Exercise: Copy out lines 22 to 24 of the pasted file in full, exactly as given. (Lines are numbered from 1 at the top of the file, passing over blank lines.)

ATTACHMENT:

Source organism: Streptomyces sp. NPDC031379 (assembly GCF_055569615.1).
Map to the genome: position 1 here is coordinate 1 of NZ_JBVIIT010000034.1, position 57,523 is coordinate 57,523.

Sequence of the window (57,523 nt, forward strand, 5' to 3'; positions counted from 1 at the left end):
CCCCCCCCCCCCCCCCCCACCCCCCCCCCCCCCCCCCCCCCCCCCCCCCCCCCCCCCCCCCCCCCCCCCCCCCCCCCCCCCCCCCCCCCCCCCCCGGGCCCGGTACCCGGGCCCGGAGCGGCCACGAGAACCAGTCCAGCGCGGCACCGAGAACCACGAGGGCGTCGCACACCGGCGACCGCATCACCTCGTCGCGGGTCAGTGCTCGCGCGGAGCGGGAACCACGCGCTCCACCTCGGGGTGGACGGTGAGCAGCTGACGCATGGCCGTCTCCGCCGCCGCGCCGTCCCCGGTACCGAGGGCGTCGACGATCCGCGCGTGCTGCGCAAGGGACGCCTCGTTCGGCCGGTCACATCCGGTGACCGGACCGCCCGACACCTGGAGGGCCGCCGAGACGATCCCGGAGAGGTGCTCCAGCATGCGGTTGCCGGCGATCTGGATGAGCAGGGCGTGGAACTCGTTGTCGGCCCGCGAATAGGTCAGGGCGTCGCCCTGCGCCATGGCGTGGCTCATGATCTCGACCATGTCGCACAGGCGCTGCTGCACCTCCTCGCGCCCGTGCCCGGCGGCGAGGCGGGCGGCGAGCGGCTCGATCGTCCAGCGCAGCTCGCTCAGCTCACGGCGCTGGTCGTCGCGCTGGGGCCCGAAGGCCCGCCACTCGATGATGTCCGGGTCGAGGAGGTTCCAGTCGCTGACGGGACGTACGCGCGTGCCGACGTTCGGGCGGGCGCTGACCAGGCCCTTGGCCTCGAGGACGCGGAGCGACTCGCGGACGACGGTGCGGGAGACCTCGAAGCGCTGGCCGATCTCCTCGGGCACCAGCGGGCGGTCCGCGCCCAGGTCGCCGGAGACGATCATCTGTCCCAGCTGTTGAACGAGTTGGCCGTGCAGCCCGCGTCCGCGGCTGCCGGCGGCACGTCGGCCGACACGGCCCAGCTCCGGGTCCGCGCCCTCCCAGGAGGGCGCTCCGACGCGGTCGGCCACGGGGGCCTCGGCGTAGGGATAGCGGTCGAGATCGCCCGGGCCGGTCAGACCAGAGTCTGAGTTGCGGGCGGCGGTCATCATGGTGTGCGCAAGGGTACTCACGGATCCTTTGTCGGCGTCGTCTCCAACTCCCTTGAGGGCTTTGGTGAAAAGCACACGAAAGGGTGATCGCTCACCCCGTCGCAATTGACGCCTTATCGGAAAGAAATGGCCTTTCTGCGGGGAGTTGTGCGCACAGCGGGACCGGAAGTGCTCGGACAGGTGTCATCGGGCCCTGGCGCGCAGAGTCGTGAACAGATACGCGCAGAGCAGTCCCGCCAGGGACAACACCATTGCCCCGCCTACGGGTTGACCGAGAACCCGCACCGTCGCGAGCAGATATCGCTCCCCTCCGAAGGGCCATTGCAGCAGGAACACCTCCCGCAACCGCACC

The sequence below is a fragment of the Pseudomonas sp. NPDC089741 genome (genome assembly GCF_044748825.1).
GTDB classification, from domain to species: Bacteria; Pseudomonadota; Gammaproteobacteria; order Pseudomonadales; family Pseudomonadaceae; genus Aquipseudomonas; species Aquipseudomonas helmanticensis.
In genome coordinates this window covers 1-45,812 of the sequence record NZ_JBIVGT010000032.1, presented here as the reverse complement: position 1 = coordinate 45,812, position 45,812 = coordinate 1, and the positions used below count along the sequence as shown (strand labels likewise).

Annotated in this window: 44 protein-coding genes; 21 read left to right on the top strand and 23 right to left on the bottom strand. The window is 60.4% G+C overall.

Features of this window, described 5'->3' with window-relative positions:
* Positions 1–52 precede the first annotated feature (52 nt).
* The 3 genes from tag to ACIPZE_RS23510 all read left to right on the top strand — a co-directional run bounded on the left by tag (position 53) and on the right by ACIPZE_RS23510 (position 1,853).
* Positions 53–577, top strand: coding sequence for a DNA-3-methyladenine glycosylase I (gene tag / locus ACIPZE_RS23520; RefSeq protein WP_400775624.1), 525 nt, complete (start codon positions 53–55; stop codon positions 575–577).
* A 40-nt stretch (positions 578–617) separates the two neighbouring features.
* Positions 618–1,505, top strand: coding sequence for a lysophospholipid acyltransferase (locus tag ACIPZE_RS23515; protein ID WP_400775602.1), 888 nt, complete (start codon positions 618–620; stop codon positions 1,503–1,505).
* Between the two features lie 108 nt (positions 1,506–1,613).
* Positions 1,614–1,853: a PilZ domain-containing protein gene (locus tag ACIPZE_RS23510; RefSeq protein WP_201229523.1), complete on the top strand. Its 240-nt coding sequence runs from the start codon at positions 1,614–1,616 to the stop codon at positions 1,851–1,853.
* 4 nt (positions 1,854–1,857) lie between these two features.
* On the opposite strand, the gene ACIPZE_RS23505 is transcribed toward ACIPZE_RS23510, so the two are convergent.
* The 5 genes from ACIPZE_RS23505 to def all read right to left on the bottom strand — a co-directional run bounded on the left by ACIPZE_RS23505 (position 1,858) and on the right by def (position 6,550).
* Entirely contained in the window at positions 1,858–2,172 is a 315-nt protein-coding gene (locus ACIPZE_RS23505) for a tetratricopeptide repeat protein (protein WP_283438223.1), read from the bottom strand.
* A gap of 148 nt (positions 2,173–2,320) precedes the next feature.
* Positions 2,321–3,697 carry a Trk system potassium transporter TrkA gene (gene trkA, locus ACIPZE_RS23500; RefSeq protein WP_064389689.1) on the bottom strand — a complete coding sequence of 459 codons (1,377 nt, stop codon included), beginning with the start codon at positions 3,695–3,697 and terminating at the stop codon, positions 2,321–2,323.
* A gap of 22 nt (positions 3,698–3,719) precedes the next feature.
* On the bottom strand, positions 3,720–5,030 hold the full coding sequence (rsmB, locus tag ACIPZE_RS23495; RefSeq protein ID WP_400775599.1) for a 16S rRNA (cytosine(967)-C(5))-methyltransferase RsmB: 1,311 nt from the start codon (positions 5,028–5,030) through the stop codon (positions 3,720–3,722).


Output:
* Positions 2,321–3,697 carry a Trk system potassium transporter TrkA gene (gene trkA, locus ACIPZE_RS23500; RefSeq protein WP_064389689.1) on the bottom strand — a complete coding sequence of 459 codons (1,377 nt, stop codon included), beginning with the start codon at positions 3,695–3,697 and terminating at the stop codon, positions 2,321–2,323.
* A gap of 22 nt (positions 3,698–3,719) precedes the next feature.
* On the bottom strand, positions 3,720–5,030 hold the full coding sequence (rsmB, locus tag ACIPZE_RS23495; RefSeq protein ID WP_400775599.1) for a 16S rRNA (cytosine(967)-C(5))-methyltransferase RsmB: 1,311 nt from the start codon (positions 5,028–5,030) through the stop codon (positions 3,720–3,722).